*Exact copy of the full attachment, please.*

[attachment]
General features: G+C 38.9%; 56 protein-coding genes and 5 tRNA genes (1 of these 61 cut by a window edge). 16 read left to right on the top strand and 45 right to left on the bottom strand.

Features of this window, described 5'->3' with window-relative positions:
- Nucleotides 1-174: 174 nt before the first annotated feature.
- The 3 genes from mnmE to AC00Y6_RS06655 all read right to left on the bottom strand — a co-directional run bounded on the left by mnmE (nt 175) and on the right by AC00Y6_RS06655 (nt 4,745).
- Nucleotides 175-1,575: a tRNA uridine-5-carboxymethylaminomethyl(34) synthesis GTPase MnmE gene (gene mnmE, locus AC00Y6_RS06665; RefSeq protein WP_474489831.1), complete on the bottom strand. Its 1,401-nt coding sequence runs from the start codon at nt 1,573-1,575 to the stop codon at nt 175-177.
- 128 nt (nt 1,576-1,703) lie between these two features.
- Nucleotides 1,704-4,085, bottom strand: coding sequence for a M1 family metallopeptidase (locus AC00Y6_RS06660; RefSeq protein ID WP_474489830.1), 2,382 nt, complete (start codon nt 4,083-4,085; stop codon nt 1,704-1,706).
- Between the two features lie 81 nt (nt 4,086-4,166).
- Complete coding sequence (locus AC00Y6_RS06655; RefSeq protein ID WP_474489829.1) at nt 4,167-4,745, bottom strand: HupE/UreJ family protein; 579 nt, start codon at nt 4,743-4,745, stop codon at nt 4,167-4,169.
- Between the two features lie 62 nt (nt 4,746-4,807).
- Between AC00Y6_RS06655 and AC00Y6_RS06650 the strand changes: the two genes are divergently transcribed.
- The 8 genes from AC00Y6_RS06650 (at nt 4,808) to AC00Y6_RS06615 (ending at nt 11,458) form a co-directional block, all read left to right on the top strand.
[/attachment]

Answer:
General features: G+C 38.9%; 56 protein-coding genes and 5 tRNA genes (1 of these 61 cut by a window edge). 16 read left to right on the top strand and 45 right to left on the bottom strand.

Features of this window, described 5'->3' with window-relative positions:
- Nucleotides 1-174: 174 nt before the first annotated feature.
- The 3 genes from mnmE to AC00Y6_RS06655 all read right to left on the bottom strand — a co-directional run bounded on the left by mnmE (nt 175) and on the right by AC00Y6_RS06655 (nt 4,745).
- Nucleotides 175-1,575: a tRNA uridine-5-carboxymethylaminomethyl(34) synthesis GTPase MnmE gene (gene mnmE, locus AC00Y6_RS06665; RefSeq protein WP_474489831.1), complete on the bottom strand. Its 1,401-nt coding sequence runs from the start codon at nt 1,573-1,575 to the stop codon at nt 175-177.
- 128 nt (nt 1,576-1,703) lie between these two features.
- Nucleotides 1,704-4,085, bottom strand: coding sequence for a M1 family metallopeptidase (locus AC00Y6_RS06660; RefSeq protein ID WP_474489830.1), 2,382 nt, complete (start codon nt 4,083-4,085; stop codon nt 1,704-1,706).
- Between the two features lie 81 nt (nt 4,086-4,166).
- Complete coding sequence (locus AC00Y6_RS06655; RefSeq protein ID WP_474489829.1) at nt 4,167-4,745, bottom strand: HupE/UreJ family protein; 579 nt, start codon at nt 4,743-4,745, stop codon at nt 4,167-4,169.
- Between the two features lie 62 nt (nt 4,746-4,807).
- Between AC00Y6_RS06655 and AC00Y6_RS06650 the strand changes: the two genes are divergently transcribed.
- The 8 genes from AC00Y6_RS06650 (at nt 4,808) to AC00Y6_RS06615 (ending at nt 11,458) form a co-directional block, all read left to right on the top strand.